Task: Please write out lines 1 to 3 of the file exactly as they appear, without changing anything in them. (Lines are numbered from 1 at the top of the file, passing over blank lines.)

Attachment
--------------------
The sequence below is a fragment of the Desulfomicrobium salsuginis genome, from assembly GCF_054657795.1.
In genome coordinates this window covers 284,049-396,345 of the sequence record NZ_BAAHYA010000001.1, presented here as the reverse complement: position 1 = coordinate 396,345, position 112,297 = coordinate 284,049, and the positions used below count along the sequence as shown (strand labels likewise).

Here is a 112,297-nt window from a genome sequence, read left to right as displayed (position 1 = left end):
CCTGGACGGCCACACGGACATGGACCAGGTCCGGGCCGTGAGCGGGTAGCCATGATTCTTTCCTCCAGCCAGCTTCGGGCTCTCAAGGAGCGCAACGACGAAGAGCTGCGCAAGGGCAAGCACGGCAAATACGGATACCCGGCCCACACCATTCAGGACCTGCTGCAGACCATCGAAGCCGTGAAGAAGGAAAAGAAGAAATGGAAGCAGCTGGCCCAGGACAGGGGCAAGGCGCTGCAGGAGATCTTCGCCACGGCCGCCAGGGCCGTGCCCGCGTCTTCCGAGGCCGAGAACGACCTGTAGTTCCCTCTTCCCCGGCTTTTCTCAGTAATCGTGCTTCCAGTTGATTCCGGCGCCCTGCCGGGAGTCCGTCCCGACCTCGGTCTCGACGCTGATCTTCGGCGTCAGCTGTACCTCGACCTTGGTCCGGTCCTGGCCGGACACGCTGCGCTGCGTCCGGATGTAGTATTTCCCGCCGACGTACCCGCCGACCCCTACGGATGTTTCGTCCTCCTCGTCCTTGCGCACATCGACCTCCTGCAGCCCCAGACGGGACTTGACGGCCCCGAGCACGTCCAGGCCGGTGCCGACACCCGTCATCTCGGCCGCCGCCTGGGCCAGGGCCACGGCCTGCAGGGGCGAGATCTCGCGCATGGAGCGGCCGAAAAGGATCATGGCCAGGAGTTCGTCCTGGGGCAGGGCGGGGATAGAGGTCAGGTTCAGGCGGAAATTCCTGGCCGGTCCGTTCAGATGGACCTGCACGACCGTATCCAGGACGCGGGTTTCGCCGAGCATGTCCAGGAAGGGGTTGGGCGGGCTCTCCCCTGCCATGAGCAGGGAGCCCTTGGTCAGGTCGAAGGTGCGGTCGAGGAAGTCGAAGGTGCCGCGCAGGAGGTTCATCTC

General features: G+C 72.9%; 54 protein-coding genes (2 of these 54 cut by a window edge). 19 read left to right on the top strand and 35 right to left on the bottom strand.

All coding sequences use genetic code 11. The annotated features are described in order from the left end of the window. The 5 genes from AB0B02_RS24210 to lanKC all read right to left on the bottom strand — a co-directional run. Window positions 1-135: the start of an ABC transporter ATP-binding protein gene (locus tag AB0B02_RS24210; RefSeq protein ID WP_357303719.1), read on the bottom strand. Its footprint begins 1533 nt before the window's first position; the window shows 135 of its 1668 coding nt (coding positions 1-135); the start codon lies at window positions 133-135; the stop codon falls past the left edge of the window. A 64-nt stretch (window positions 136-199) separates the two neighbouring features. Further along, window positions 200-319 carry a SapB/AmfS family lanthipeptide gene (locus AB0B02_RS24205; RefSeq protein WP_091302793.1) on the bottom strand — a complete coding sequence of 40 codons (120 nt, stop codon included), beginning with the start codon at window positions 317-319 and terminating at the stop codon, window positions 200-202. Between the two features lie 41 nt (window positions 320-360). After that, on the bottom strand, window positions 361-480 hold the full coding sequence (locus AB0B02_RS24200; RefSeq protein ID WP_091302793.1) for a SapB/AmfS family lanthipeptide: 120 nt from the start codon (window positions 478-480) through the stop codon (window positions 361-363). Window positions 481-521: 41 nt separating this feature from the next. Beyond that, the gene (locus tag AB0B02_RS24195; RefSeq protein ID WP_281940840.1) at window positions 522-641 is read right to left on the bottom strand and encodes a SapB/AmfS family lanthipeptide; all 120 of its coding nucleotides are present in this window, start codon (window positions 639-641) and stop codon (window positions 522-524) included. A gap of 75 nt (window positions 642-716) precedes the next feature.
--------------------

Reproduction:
The sequence below is a fragment of the Desulfomicrobium salsuginis genome, from assembly GCF_054657795.1.
In genome coordinates this window covers 284,049-396,345 of the sequence record NZ_BAAHYA010000001.1, presented here as the reverse complement: position 1 = coordinate 396,345, position 112,297 = coordinate 284,049, and the positions used below count along the sequence as shown (strand labels likewise).

Here is a 112,297-nt window from a genome sequence, read left to right as displayed (position 1 = left end):